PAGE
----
This most recent Pew decree on Tuna sounds an awful lot like these earlier cartoonish pronouncements by Pauly and Worm—but, might as well recycle, after all, these “scientists’ Revelations” don’t come cheap!


From Fish News EU:


Bluefin feel the pinch PDF Print E-mail
Wednesday, 09 January 2013 10:09 THREE days after a single Pacific bluefin tuna fetched $1.76 million at auction in Tokyo, scientists have revealed their population has dropped 96.4 per cent from unfished levels, due to decades of overfishing.“This new data show that the population of Pacific bluefin is a small fraction of what it used to be, and is in danger of all but disappearing,” said Amanda Nickson, who directs global tuna conservation at the Pew Environment Group.Despite these findings, countries are still fishing for Pacific bluefin in its only known spawning and nursery areas in the western Pacific. The current management measures in the western Pacific do not limit overall catches and fail to ensure the long term sustainability of this fishery, according to Pew.Slightly better management exists in the eastern Pacific. At its annual meeting last June, the body responsible for managing Pacific bluefin off the west coast of the Americas, adopted the first catch limits for this species. This conservation measure caused the fishery to shut down early when the limit was exceeded in August. While those actions were encouraging, say Pew, they are not nearly enough.“The Pew Environment Group believes the most responsible course of action is to immediately suspend the fishery until significant steps are taken to reverse this decline,” said Nickson.“This latest assessment shows just how bad the situation really is for this top predator. This highly valuable fish is being exploited at almost every stage of its life cycle, and more than 90 per cent of Pacific bluefin caught are juveniles, taken before they have even reproduced. Further, fishing continues on the spawning grounds of this heavily overfished tuna species.“We call on the major countries fishing this species – Japan, Mexico, South Korea, and the United States – to immediately take necessary conservation and management actions for Pacific Bluefin,” she added.Measures suggested by Pew include science-based catch limits, and major reductions in the catches of juvenile bluefin by implementing size limits across the Pacific Ocean and preventing fishing on bluefin spawning grounds. Robust monitoring and enforcement measures must also be implemented to ensure that the rules are followed.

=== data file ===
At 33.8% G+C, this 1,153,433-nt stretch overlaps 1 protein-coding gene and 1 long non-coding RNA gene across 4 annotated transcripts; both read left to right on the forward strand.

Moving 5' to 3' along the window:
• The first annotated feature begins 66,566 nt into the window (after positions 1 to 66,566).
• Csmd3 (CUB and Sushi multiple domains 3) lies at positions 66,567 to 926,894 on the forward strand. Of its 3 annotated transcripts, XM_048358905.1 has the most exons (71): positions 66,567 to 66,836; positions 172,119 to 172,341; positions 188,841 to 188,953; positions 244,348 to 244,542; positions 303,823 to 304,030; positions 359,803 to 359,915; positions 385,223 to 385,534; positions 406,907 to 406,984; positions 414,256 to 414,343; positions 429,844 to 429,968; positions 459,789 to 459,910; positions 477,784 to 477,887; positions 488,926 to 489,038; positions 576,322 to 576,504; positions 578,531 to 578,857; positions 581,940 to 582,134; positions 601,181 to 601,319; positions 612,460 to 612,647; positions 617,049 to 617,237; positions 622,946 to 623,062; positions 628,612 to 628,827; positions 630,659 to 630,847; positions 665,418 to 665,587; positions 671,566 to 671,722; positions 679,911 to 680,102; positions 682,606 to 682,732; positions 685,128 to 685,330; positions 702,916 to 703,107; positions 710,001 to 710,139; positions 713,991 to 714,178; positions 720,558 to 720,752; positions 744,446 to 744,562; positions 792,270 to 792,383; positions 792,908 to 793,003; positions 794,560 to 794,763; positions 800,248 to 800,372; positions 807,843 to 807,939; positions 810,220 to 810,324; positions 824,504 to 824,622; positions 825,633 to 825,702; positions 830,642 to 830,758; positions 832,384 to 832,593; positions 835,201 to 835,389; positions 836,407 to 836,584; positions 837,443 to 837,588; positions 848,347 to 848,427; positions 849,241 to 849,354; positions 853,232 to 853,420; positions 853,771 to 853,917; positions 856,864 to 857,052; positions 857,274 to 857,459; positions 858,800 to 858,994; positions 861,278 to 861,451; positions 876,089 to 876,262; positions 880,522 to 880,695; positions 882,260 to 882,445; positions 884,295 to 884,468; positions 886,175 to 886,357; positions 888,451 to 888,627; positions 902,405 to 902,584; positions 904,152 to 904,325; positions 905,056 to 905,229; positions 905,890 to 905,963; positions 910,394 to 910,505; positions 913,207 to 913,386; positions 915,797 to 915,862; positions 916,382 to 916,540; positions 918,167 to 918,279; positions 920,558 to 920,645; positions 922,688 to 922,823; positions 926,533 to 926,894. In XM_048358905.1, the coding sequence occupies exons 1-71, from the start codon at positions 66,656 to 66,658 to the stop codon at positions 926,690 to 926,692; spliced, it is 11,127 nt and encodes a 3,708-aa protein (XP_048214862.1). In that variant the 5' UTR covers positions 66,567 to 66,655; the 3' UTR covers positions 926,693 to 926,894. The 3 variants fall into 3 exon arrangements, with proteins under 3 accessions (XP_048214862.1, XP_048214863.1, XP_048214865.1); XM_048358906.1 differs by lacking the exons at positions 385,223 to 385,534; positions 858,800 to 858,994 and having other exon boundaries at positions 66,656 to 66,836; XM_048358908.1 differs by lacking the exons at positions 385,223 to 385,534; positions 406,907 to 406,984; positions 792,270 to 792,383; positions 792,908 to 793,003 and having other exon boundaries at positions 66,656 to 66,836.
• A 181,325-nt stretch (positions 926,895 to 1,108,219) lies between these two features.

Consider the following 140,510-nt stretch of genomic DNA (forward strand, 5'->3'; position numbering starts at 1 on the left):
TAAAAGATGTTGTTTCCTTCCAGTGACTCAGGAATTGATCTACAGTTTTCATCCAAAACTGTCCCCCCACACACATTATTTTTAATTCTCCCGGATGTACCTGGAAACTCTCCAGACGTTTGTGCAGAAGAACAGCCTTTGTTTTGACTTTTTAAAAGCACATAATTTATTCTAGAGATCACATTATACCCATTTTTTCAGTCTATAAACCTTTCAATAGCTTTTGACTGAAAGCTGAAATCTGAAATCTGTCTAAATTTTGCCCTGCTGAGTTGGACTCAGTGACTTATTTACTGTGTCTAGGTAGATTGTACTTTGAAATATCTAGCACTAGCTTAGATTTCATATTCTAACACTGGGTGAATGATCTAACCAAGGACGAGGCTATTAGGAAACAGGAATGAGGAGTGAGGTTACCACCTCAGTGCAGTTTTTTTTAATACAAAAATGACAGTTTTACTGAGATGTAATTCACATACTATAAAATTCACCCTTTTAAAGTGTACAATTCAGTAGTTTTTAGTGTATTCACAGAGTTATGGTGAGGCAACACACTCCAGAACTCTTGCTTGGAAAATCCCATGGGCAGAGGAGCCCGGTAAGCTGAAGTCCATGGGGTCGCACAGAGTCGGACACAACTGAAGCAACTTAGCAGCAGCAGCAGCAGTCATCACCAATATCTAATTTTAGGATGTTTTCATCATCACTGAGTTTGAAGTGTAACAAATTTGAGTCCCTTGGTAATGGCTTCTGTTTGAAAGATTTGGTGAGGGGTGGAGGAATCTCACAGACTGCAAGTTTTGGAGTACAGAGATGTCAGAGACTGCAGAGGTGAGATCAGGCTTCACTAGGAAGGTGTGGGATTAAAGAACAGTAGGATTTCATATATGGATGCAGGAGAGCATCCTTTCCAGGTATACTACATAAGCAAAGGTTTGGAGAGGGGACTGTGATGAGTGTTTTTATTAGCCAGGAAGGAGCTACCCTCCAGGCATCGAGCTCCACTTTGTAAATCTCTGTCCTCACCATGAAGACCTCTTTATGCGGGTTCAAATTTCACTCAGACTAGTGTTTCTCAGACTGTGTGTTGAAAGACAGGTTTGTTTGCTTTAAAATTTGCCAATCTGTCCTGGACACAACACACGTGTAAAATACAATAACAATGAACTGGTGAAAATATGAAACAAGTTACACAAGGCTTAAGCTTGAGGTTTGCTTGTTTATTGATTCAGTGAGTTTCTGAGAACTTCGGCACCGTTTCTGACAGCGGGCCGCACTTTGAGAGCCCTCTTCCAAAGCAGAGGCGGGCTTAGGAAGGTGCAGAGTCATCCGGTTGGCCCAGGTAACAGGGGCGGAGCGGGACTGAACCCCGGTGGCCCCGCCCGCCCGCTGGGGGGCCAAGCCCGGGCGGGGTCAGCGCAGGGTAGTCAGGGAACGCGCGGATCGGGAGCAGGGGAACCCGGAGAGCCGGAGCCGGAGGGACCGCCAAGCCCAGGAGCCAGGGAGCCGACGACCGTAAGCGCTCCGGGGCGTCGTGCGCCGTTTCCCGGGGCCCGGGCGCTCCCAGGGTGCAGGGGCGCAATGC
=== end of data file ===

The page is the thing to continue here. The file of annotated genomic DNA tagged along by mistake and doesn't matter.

The trouble and the true tragedy involved in all of this fish “conservation” buffoonery from Pew, EDF, CLF, Oceana, and NOAA doing the bidding of their corporate overlords is that any intelligent and realistic protection that these animals actually need is ignored.

The question then for the Pew Tuna Conservation Stalwarts is: What have you done to call out the major oil companies regarding their reckless decimation of the western Gulf of Mexico Tuna spawning grounds, and to prevent such atrocities happening again and again in the future?

What, in fact, have you done to protect the entire Outer Continental Shelf’s Tuna and all other fish and shellfish and marine animal’s habitat from the impending industrialization by the oil/gas/wind/minerals mega-corporation shysters?